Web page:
Foredrag – Effects of germanium dioxide (GeO2) as diatom growth inhibitor on the photophysiology and biomass production of the green marine macroalga Ulva fenestrata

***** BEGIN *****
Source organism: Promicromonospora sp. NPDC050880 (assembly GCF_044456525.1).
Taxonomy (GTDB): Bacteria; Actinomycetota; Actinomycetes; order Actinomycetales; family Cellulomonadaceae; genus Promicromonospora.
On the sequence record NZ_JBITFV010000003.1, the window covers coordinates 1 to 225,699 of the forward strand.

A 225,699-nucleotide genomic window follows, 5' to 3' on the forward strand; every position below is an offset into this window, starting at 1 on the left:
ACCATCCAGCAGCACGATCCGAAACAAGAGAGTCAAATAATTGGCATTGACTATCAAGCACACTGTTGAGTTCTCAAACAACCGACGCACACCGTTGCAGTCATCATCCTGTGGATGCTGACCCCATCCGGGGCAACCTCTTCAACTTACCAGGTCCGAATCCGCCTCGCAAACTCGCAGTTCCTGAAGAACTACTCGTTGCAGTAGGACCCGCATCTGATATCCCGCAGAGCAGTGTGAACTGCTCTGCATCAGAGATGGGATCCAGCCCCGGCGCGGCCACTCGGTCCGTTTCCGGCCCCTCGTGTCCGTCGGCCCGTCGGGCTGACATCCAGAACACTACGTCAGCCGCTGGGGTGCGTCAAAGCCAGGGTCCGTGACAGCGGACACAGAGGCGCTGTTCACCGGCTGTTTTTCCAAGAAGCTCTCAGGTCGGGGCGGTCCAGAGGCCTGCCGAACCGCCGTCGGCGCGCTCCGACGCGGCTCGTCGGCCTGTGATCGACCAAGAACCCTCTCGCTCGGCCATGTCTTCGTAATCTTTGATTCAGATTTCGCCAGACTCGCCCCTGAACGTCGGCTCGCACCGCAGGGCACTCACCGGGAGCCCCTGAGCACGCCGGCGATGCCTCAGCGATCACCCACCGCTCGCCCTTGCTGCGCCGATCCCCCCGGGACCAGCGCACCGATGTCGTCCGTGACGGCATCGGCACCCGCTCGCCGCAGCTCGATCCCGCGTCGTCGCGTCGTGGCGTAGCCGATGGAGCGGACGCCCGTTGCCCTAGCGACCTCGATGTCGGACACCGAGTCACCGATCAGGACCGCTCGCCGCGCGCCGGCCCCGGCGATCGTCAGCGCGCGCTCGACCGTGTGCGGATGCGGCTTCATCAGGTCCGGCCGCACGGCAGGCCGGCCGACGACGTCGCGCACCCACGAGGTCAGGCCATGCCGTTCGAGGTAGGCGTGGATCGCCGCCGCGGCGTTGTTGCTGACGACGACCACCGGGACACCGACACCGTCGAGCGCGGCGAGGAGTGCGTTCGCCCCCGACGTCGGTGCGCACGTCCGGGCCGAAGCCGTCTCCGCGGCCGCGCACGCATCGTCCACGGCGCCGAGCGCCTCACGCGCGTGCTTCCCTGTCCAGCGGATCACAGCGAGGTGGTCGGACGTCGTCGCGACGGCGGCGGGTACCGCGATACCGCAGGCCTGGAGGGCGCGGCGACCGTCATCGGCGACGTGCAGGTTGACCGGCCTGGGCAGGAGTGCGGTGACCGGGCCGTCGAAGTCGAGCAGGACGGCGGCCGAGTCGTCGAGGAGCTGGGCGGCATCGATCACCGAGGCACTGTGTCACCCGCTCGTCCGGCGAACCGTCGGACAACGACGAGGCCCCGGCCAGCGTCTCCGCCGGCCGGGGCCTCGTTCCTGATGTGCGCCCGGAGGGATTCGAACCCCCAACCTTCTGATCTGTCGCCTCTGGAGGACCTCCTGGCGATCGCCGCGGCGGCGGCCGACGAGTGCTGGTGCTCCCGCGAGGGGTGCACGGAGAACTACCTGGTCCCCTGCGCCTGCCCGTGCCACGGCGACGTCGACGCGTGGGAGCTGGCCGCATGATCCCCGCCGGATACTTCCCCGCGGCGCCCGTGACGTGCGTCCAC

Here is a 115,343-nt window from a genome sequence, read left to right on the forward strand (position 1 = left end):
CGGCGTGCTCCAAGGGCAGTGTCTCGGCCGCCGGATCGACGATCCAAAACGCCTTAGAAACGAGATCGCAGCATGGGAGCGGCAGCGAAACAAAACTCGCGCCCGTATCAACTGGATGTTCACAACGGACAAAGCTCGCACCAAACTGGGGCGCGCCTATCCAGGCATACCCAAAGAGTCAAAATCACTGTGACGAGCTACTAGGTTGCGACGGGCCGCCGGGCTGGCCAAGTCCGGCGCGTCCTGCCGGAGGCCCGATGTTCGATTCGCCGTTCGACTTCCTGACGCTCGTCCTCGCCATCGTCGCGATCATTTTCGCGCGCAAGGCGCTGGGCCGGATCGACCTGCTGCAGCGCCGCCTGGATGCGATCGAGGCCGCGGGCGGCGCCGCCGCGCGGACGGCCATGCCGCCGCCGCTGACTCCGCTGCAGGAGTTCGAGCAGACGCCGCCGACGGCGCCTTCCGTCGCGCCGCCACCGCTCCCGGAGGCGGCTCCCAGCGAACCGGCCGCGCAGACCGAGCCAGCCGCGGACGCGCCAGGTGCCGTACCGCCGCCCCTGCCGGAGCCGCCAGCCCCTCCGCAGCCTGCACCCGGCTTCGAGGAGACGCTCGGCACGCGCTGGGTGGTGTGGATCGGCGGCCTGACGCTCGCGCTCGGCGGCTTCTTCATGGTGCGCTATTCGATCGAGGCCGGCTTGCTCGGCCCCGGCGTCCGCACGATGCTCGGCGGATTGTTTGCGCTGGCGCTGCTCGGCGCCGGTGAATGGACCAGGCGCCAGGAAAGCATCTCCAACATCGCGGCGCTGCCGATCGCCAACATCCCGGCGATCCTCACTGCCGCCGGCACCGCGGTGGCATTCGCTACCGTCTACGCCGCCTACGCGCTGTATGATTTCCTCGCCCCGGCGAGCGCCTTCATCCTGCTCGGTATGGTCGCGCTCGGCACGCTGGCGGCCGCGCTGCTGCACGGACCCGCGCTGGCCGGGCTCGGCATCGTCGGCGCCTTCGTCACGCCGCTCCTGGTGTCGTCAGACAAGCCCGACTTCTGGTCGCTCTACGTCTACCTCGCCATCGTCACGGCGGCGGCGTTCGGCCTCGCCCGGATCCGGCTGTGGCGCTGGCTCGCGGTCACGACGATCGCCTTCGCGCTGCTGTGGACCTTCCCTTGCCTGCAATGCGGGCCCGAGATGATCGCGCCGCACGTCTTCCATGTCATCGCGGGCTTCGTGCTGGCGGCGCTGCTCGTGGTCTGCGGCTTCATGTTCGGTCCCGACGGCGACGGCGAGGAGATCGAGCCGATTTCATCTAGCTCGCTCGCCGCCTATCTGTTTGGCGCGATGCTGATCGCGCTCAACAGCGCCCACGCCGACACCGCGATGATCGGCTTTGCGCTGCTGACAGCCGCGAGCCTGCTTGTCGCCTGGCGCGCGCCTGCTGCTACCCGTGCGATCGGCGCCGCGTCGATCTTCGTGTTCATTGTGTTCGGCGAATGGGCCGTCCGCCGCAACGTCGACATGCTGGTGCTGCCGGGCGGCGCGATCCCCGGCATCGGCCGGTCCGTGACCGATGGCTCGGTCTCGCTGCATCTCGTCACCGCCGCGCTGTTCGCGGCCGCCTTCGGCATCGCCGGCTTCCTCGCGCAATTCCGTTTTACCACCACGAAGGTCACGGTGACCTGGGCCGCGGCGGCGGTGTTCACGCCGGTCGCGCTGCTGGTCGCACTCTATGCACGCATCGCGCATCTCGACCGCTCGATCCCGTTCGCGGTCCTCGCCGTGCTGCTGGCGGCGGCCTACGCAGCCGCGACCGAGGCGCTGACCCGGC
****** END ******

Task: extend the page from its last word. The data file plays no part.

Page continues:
The commercial cultivation of marine macroalgae is a young and rapidly growing industry sector in Norway. Although it is currently limited to a few brown macroalgae, other species such as the green marine macroalga Ulva fenestrata (formerly Ulva lactuca) has also a high potential for an industrial biomass production, for example to be used for the food marked. However, this process is strongly affected by the presence of marine diatoms transported along with the seawater into the cultivation system of U. fenestrata. These diatoms not only proliferate in the water tanks, they also colonise the green macroalgal biomass with many brown spots, which reduces its value for the food marked significantly. This presentation shows the results of a project that studied the use of germanium dioxide (GeO2) as a known growth inhibitor of diatoms to control their contamination during the biomass production process of U. fenestrata. First, the co-occurring diatom was morphologically identified as Fragilaria sp. using light microscopy. Thereafter, a dose-response experiment was conducted to reveal the concentrations of GeO2, resulting in an effective growth inhibition of Fragilaria sp. Based on this knowledge, the impact of different GeO2 concentrations was studied on how the photophysiolgy (photosynthetic characteristics, pigment patterns) and growth of U. fenestrata are affected in both small-scale (2 L) and large-scale (100 L) cultivation systems. An effective control of the proliferation of Fragilaria sp. during the cultivation process of U. fenestrata may result in the production a high-quality biomass with a high value for the food marked.